This oil painting began as a pen and wash on paper and developed many twists and turns as I cast it aside frequently quite happy to have a collage or printmaking distraction. At each stage I felt that somehow I hadn’t quite got it. I intended the horizontal composition stay that way but at the last-minute it became a vertical format. At one stage I thought there were possibilities for some of the more ethereal versions but my mood went on to its predictable cycle and changed mid-stream from blues to moody greys. After which an orange and red stage of the cycle will come to pass. I often retain stages and will come back to them later when I sometimes see things anew.

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From 1970 to 2017

 

Comparing Artwork from the last century with that of the 21st century.

The first column consists of my recent artwork which I placed adjacent to the second column. On my website home page are more images from the past, several of which were teaching demos. for students who wanted to explore the styles, techniques and artists of the Modern era. While I likes many aspects of Modernism I wanted to convey  sense of  specific persons and places captured at a particular moment in time which then led me to apply several combinations of style and technique.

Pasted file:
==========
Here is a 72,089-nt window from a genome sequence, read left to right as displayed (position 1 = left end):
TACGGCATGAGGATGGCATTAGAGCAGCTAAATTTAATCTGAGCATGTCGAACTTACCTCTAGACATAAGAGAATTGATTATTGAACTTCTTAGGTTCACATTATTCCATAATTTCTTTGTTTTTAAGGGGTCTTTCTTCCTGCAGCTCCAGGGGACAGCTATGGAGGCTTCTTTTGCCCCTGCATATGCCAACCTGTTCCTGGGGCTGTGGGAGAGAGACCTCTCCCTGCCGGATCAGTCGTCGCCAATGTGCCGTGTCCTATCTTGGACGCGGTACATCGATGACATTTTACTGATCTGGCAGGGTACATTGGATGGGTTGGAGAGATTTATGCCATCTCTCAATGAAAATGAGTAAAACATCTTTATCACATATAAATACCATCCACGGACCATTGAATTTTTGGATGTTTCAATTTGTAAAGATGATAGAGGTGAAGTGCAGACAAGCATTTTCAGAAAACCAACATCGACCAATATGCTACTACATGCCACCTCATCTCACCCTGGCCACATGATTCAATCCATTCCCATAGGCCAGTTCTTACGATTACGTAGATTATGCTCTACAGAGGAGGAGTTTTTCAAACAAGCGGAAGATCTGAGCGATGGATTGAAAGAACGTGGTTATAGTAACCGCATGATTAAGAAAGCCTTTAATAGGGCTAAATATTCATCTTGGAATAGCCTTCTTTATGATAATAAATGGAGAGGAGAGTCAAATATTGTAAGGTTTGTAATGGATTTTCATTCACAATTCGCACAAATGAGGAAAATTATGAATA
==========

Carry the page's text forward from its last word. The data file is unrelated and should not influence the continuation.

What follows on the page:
On one hand this meant retaining some realism or naturalism in my later work compared to earlier depictions where the figuration was freer but on the other hand, paint was more free flowing and random in recent work but more controlled on earlier images. I like the different qualities of the wet on wet oil medium with random areas of flow, bleeding edges, transparencies and impasto so I gradually left behind some aspects of painting built up by using wet on dry techniques. The result is that I do combinations of both.

 

 

 

 


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‘Interrogating Rock’ – intaglio & metal leaf

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I produced these images on paper by intaglio technique and black ink using a zinc plate. The process began two years ago having done the black and white intaglio I wanted to experiment with metal leaf as a composition element. It was a struggle to apply the leaf ( copper, gold and silver) with ink resulting in several mistakes and badly printed efforts with the leaf tearing and printing in places not intended.

But my disappointment lifted when I looked at them from a distance and saw in these altered random elements an unintended continuation of my environment/geology theme with human interaction as integrated part, not separate from it. So the messy metal leaf became ore bodies as I recalled a period in my life when I lived in mining towns and ventured underground at a copper mine in Tasmania.

The first 3 images worked with some trimming but the others needed chine colle as a composition element and in one I scraped away part of the leaf. In another 7/10 print I combined a plate from another series about Brachina gorge with the first plate as well as applying gold leaf and chine colle.

As a result this type of edition, because although the images vary I retain in each print an element of the first print ie the black intaglio, is termed a variable edition. I prefer this way of printing which can look painterly, perhaps, to traditional editioning where multiples of the same image make up an edition.